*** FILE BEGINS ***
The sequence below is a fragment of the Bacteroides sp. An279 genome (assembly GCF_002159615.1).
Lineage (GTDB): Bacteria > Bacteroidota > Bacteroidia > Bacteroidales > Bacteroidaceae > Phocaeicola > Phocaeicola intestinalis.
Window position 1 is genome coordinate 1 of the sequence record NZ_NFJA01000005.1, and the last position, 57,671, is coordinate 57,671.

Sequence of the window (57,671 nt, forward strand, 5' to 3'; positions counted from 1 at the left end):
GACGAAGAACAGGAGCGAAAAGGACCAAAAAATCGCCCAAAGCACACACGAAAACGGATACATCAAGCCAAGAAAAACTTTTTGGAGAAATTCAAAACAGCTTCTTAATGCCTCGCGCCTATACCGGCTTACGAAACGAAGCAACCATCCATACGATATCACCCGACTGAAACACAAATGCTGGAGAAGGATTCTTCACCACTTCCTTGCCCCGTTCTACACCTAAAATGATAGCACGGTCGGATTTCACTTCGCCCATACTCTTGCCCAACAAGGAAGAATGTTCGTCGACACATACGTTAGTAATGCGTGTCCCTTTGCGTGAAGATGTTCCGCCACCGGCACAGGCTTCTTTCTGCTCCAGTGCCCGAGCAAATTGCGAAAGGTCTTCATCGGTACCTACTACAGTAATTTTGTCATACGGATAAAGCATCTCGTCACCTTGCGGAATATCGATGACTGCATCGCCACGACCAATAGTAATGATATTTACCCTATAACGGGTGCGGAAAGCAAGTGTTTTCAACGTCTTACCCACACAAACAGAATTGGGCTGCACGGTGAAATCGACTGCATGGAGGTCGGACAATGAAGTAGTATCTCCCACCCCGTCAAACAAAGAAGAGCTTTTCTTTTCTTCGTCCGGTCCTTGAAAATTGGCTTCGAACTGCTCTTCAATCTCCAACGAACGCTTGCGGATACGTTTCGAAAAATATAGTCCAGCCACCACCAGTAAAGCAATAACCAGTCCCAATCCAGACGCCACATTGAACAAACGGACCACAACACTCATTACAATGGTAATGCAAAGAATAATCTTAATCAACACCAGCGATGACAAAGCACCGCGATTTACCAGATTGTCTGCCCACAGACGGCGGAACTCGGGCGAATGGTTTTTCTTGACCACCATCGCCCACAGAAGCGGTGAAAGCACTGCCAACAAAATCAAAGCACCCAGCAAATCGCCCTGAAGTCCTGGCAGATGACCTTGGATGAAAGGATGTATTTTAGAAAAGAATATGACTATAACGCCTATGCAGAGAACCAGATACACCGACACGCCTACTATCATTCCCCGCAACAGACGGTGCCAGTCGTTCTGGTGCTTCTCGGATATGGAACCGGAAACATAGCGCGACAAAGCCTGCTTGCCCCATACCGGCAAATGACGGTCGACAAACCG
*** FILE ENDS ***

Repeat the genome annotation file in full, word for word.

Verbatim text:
The sequence below is a fragment of the Bacteroides sp. An279 genome (assembly GCF_002159615.1).
Lineage (GTDB): Bacteria > Bacteroidota > Bacteroidia > Bacteroidales > Bacteroidaceae > Phocaeicola > Phocaeicola intestinalis.
Window position 1 is genome coordinate 1 of the sequence record NZ_NFJA01000005.1, and the last position, 57,671, is coordinate 57,671.

Sequence of the window (57,671 nt, forward strand, 5' to 3'; positions counted from 1 at the left end):
GACGAAGAACAGGAGCGAAAAGGACCAAAAAATCGCCCAAAGCACACACGAAAACGGATACATCAAGCCAAGAAAAACTTTTTGGAGAAATTCAAAACAGCTTCTTAATGCCTCGCGCCTATACCGGCTTACGAAACGAAGCAACCATCCATACGATATCACCCGACTGAAACACAAATGCTGGAGAAGGATTCTTCACCACTTCCTTGCCCCGTTCTACACCTAAAATGATAGCACGGTCGGATTTCACTTCGCCCATACTCTTGCCCAACAAGGAAGAATGTTCGTCGACACATACGTTAGTAATGCGTGTCCCTTTGCGTGAAGATGTTCCGCCACCGGCACAGGCTTCTTTCTGCTCCAGTGCCCGAGCAAATTGCGAAAGGTCTTCATCGGTACCTACTACAGTAATTTTGTCATACGGATAAAGCATCTCGTCACCTTGCGGAATATCGATGACTGCATCGCCACGACCAATAGTAATGATATTTACCCTATAACGGGTGCGGAAAGCAAGTGTTTTCAACGTCTTACCCACACAAACAGAATTGGGCTGCACGGTGAAATCGACTGCATGGAGGTCGGACAATGAAGTAGTATCTCCCACCCCGTCAAACAAAGAAGAGCTTTTCTTTTCTTCGTCCGGTCCTTGAAAATTGGCTTCGAACTGCTCTTCAATCTCCAACGAACGCTTGCGGATACGTTTCGAAAAATATAGTCCAGCCACCACCAGTAAAGCAATAACCAGTCCCAATCCAGACGCCACATTGAACAAACGGACCACAACACTCATTACAATGGTAATGCAAAGAATAATCTTAATCAACACCAGCGATGACAAAGCACCGCGATTTACCAGATTGTCTGCCCACAGACGGCGGAACTCGGGCGAATGGTTTTTCTTGACCACCATCGCCCACAGAAGCGGTGAAAGCACTGCCAACAAAATCAAAGCACCCAGCAAATCGCCCTGAAGTCCTGGCAGATGACCTTGGATGAAAGGATGTATTTTAGAAAAGAATATGACTATAACGCCTATGCAGAGAACCAGATACACCGACACGCCTACTATCATTCCCCGCAACAGACGGTGCCAGTCGTTCTGGTGCTTCTCGGATATGGAACCGGAAACATAGCGCGACAAAGCCTGCTTGCCCCATACCGGCAAATGACGGTCGACAAACCG